One future Phillie I’ve decided to leave off this list is a man who is on the cusp of making his major league debut for the Phillies very soon. He could be the missing piece to the puzzle of the Phillies future, but is very much a wild card. Tommy Joseph was acquired by the Phillies in the Hunter Pence trade a few years ago. At the time, Joseph was widely regarded as a top catching prospect with a great bat on the fast track to a bright major league career. Some health issues including a couple concussions has stunted his growth at the minor league level very much, and have led to a position change as well. Joseph now plays first base for the Lehigh Valley Ironpigs and is making his presence felt in a big way. Through 26 minor league games Joseph is hitting a blistering .352 with 6 homeruns and 17 RBI’s. Over his last 10 games Joseph is hitting .297 with 2 HR and 7 RBI’s. Joseph is 24 years old, and can help solve one half of the Phillies platoon issue at 1B this season between Ryan Howard and Darin Ruf, who have combined for a .175 batting average with 8 HR and 19 RBI. So, as you can see, the Phillies haven’t gotten much production from the 1B position thus far, and Joseph has gotten it done while hitting in a limited role at AAA.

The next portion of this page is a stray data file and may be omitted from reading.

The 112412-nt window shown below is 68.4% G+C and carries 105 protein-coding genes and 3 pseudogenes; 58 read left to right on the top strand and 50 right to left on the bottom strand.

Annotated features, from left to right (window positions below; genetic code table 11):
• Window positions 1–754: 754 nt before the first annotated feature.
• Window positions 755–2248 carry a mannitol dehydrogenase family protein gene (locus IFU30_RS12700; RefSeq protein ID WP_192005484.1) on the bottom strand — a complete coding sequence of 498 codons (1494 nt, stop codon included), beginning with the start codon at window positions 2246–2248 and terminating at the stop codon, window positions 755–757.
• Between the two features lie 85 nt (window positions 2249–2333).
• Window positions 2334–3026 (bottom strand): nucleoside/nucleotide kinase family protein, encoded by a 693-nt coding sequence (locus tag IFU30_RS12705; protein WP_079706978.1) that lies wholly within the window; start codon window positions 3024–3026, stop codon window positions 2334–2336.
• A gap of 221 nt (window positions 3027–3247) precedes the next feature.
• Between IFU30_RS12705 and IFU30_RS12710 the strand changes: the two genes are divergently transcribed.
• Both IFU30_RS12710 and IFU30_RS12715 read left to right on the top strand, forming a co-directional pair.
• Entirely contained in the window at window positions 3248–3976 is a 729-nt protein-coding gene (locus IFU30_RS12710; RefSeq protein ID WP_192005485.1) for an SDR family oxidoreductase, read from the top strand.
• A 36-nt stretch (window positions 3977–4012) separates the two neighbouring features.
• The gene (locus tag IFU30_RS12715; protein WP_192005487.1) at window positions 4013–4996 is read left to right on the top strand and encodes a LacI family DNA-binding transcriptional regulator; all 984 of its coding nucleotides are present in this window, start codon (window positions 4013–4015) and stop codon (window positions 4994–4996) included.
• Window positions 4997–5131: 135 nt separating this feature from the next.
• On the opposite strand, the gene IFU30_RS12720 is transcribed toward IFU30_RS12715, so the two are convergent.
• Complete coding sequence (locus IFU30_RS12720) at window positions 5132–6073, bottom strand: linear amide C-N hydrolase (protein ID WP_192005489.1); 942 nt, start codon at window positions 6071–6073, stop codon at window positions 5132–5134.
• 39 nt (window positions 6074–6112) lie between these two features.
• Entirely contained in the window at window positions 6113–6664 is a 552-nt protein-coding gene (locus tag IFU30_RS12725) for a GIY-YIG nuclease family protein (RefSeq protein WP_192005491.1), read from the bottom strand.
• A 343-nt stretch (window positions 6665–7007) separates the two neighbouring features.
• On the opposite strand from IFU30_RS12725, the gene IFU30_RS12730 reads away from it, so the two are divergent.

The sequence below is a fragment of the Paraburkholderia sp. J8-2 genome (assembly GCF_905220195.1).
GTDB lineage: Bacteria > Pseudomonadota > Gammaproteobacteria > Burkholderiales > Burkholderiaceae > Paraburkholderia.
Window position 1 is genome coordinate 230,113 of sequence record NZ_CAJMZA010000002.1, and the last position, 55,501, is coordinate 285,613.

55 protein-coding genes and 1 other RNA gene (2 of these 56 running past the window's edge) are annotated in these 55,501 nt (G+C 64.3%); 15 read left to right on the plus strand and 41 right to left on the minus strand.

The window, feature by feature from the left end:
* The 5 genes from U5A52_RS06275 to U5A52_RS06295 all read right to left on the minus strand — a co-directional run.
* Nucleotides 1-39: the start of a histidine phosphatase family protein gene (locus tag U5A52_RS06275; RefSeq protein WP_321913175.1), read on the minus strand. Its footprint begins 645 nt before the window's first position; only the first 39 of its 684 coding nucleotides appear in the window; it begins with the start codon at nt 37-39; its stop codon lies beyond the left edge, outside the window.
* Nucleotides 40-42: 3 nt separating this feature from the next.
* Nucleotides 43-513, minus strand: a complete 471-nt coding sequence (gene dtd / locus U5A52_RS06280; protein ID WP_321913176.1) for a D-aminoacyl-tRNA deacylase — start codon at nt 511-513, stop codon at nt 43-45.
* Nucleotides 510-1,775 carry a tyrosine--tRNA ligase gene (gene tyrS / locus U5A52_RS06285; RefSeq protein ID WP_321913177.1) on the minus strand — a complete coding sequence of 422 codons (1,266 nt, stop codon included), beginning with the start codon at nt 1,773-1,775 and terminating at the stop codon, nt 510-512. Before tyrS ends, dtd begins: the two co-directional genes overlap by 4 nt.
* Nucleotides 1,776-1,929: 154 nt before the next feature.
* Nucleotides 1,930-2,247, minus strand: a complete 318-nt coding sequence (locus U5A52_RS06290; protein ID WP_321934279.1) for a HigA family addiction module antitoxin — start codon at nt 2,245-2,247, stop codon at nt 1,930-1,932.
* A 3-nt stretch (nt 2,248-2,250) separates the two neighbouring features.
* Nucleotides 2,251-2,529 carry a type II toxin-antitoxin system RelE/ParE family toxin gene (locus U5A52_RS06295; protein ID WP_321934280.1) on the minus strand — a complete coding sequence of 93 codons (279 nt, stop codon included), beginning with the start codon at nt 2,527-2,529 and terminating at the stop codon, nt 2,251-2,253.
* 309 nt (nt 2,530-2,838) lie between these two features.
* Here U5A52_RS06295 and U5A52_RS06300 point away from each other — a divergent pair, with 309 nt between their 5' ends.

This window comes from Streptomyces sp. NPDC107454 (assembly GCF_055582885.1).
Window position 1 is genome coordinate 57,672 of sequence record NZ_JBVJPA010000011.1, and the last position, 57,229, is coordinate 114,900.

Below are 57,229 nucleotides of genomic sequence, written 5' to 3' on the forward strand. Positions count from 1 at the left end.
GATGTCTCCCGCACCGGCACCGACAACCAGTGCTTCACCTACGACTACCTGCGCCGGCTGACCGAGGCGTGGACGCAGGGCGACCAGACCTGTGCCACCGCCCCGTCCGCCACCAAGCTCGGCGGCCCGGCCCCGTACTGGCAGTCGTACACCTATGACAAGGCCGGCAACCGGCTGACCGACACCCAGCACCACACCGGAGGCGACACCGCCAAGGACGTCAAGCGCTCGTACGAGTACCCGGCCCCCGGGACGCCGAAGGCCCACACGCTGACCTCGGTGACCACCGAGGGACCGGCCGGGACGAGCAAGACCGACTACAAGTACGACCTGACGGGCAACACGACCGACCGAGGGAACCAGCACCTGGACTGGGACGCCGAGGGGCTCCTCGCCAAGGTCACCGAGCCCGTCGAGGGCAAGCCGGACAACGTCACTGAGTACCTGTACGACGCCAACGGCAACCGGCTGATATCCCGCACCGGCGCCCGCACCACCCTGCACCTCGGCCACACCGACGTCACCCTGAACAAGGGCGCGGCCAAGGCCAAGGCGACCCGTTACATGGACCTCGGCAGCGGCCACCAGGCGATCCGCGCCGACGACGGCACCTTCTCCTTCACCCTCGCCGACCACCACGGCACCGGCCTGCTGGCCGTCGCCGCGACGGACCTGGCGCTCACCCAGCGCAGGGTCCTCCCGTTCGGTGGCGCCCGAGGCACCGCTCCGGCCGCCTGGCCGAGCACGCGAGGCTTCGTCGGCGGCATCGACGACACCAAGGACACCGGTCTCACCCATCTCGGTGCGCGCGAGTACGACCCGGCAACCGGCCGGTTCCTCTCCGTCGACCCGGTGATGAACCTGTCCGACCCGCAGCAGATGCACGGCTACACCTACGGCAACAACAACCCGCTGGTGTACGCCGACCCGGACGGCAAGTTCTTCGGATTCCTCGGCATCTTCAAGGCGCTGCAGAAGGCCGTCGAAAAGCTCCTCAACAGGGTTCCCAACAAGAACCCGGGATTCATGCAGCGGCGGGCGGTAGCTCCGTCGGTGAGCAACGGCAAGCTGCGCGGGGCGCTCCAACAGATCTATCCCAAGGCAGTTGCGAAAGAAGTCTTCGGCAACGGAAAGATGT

The Phillies rise to becoming a powerhouse only lasted for a short five years from 2007-2011. However, the Phillies have set themselves up very nicely for a much longer run with all of the above mentioned prospects expected to be in the majors within just a couple of years. Already established young stars in Aaron Nola, Vince Velasquez, Mikel Franco and Odubel Herrera are sure to be excited to get some of these future Phillies in camp very soon. With 8 total prospects ranked within the top 100 in all of baseball, the Phillies future is shining bright.
Update: Tommy Joseph was called up by the Phillies on Friday, making his major league debut against the Cincinnati Reds. Joseph went 0-2 with a walk, a run scored and two strikeouts. Darin Ruf was sent down to make room for Joseph on the 25 man roster.